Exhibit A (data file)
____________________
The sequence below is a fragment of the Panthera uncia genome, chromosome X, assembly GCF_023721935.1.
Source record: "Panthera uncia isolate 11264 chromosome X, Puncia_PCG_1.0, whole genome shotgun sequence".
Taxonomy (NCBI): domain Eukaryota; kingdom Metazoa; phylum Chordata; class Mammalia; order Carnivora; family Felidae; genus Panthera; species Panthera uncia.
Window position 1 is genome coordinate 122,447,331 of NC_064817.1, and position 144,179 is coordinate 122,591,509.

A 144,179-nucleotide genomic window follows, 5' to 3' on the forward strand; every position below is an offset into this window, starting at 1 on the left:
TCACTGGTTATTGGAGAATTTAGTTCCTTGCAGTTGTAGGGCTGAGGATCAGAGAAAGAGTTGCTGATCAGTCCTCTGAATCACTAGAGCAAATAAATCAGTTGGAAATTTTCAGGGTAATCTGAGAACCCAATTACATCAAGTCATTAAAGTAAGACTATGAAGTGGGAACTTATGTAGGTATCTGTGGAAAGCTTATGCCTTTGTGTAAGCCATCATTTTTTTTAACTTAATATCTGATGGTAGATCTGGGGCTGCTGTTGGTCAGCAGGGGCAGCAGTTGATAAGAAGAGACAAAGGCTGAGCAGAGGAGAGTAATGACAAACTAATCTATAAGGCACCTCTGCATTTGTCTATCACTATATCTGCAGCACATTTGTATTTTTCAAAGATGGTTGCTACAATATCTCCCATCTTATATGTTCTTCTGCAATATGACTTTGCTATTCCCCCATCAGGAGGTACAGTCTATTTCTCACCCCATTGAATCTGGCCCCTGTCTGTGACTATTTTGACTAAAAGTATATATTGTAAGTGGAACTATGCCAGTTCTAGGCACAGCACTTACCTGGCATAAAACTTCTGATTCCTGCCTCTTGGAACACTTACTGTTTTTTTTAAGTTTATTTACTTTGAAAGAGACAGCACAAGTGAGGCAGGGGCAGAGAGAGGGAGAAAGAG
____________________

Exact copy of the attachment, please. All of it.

The sequence below is a fragment of the Panthera uncia genome, chromosome X, assembly GCF_023721935.1.
Source record: "Panthera uncia isolate 11264 chromosome X, Puncia_PCG_1.0, whole genome shotgun sequence".
Taxonomy (NCBI): domain Eukaryota; kingdom Metazoa; phylum Chordata; class Mammalia; order Carnivora; family Felidae; genus Panthera; species Panthera uncia.
Window position 1 is genome coordinate 122,447,331 of NC_064817.1, and position 144,179 is coordinate 122,591,509.

A 144,179-nucleotide genomic window follows, 5' to 3' on the forward strand; every position below is an offset into this window, starting at 1 on the left:
TCACTGGTTATTGGAGAATTTAGTTCCTTGCAGTTGTAGGGCTGAGGATCAGAGAAAGAGTTGCTGATCAGTCCTCTGAATCACTAGAGCAAATAAATCAGTTGGAAATTTTCAGGGTAATCTGAGAACCCAATTACATCAAGTCATTAAAGTAAGACTATGAAGTGGGAACTTATGTAGGTATCTGTGGAAAGCTTATGCCTTTGTGTAAGCCATCATTTTTTTTAACTTAATATCTGATGGTAGATCTGGGGCTGCTGTTGGTCAGCAGGGGCAGCAGTTGATAAGAAGAGACAAAGGCTGAGCAGAGGAGAGTAATGACAAACTAATCTATAAGGCACCTCTGCATTTGTCTATCACTATATCTGCAGCACATTTGTATTTTTCAAAGATGGTTGCTACAATATCTCCCATCTTATATGTTCTTCTGCAATATGACTTTGCTATTCCCCCATCAGGAGGTACAGTCTATTTCTCACCCCATTGAATCTGGCCCCTGTCTGTGACTATTTTGACTAAAAGTATATATTGTAAGTGGAACTATGCCAGTTCTAGGCACAGCACTTACCTGGCATAAAACTTCTGATTCCTGCCTCTTGGAACACTTACTGTTTTTTTTAAGTTTATTTACTTTGAAAGAGACAGCACAAGTGAGGCAGGGGCAGAGAGAGGGAGAAAGAG